THE BCCI’s Committee of Administrators (CoA), headed by former Comptroller and Auditor General (CAG) Vinod Rai, turned a blind eye to a report about corruption at the grassroots level in Indian cricket.
There were also lapses in a sexual harassment investigation against BCCI’s former CEO Rahul Johri.
These are some of the allegations made by former Delhi Police commissioner and Indian cricket board’s anti-corruption unit chief Neeraj Kumar in his new book ‘A Cop In Cricket’.
On the seriousness with which BCCI officials viewed the role of the Anti-Corruption Unit, Kumar writes: “No one at the BCCI wanted to know what we were doing; nobody wanted to listen to our woes — about lack of resources. I would not be wrong in saying that nobody at the BCCI wanted to have anything to do with us. The 2013 spot-fixing case and its aftermath, it seemed to be, had been all but forgotten; no one of any consequence in the Board felt the need to prevent its recurrence in the future.”
When Kumar, in a presentation, brought to the notice of the CoA the corruption taking place in local leagues such as the Rajwada League in Kota, Rajasthan, which also caught the attention of anti-corruption watchdog Sportsradar Integrity Services, he says he was disappointed by the response.
“I realised I had wasted my breath… By now, I had begun to despair. I couldn’t miss the writing on the wall. Corruption was a non-issue in the BCCI…”
Kumar entertained thoughts of quitting but decided to stay on to try and weed out the corrupt in the smaller leagues.
One BCCI official was more worried about the ‘political fallout’ of the anti-corruption operation in Kota instead of appreciating the progress made by the ACU. One of the organisers of the league was a vice president of the Rajasthan Cricket Association.
Kumar and his team busted a deliberate attempt by bookies to slow down the pitch by watering it ahead of an Indian Premier League match between Delhi Daredevils and Gujarat Lions in Kanpur.
In his book, Kumar also calls for sports integrity legislation to target pitch siders — people paid by bookies to give match information from a stadium before it is telecast on TV in order to take advantage of the time lag in the broadcast. “Their questioning revealed that for every event (fall of wickets, fours, sixes, runs scored etc) they were paid Rs 1,000 by the bookies.”
IPL teams, he advises, should do due diligence before outsourcing talent hunts to private individuals who run cash-for-selection scams and dupe gullible cricketers.
Kumar also alleges that former BCCI CEO Johri’s contacts in high places allowed him to rejoin work after allegations of sexual harassment were levelled against him by a woman working at the BCCI headquarters in Mumbai.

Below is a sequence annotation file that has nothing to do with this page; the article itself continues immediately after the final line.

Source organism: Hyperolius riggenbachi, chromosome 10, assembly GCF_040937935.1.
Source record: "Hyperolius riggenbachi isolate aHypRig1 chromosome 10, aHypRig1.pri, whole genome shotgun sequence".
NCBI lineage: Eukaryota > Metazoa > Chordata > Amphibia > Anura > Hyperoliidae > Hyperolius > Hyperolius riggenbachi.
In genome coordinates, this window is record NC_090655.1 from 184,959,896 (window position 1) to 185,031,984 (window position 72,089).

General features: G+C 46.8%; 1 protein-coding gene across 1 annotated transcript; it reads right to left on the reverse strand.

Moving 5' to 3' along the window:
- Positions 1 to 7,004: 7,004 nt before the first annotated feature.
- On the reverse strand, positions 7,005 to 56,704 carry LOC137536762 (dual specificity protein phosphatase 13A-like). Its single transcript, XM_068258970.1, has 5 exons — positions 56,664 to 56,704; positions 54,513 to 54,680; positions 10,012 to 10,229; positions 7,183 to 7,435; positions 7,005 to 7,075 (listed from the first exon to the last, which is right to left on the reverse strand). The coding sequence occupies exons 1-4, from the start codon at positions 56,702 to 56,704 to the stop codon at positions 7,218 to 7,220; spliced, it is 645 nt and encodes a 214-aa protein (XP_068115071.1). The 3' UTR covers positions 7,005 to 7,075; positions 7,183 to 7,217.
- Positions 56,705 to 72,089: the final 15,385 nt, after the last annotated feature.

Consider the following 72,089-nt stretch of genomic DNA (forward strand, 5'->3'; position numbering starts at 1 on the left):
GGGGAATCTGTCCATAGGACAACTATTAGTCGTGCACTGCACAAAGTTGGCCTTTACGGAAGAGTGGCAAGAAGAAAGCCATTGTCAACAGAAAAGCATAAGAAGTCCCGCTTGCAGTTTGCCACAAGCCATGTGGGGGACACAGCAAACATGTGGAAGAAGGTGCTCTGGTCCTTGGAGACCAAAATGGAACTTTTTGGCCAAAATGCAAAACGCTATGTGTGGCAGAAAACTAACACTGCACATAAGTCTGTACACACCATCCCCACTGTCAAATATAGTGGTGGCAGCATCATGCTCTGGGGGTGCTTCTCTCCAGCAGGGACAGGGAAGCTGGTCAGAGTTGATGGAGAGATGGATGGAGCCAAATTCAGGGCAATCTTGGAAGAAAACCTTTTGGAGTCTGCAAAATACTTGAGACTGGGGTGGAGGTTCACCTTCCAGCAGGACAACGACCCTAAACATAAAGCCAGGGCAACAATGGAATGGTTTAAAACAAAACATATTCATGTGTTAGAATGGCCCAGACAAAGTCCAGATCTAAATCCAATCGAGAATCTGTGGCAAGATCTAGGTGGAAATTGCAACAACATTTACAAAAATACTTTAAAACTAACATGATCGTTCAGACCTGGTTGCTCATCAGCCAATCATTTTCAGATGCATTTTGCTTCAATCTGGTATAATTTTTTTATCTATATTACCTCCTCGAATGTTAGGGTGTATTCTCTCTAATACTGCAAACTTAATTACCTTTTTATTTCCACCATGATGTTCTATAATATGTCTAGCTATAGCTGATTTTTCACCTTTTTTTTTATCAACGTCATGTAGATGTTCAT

“The way Vinod Rai handled the allegations of sexual harassment against the CEO will continue to mystify most people who have faith in the officers of the country’s premier civil service, namely the IAS… But why would he do that? The speculation in the BCCI was that Johri was close to a powerful central minister who took a keen interest in the goings-on at the BCCI. Could this have been the reason Rai was seen to have protected him?” Kumar writes.
Johri did not respond to phone calls or text messages from The Indian Express on Wednesday.
“A female employee of the BCCI called their partnership a ‘father-son’ relationship, where the father didn’t wish to hear anything against his prodigal son, however, serious the complaint was against him,” Kumar summarises.
Johri resumed charge in November 2018 after two members of the committee said the allegations were “false”, “baseless” and “fabricated”. The third member, women’s rights lawyer Veena Gowda, was the voice of dissent and advised Johri to undergo “gender-sensitivity counselling/ training”.
In another allegation, Kumar mentions a complaint he received from young cricketers in Mahendragarh, Haryana about an official demanding sexual favours in lieu of selection in the district team.
“The worst part was that the BCCI CEO and CoA chief took no action when the inquiry report was sent to them. I often reminded them both about our findings, but every time they feigned complete ignorance of the report,” Kumar writes.
Former BCCI treasurer and Haryana cricket old hand Anirudh Chaudhry told The Indian Express that the ACU chief had other motives. “To me, these seem like surmises and conjectures presented in a manner to help with book sales at this time, and at that time to gain a possible extension of his tenure with the BCCI, about which he also seems to be holding a grudge against Mr. Rai.”
Chaudhary also said that no such complaint was brought to the notice of the Haryana Cricket Association.
“As far as I am aware, the BCCI/COA did not communicate any such thing to the Haryana Cricket Association and the only reason why that would have happened is that there was no substance in the allegations made. It was evident to everyone that Mr. Rai and I had our differences and found ourselves at the opposite ends of a cantankerous litigation, possibly that’s why the allegations were made directly to the BCCI.”
Speaking to this paper, Kumar said, “My experience in the BCCI was very different from my experience as a police officer. During my time in the BCCI, the administrators were very indifferent to the issue of corruption. I also wanted to expose certain things related to cricket administrators, including what was happening in state cricket associations. After all, the game belongs to the fans and they should know the truth.”
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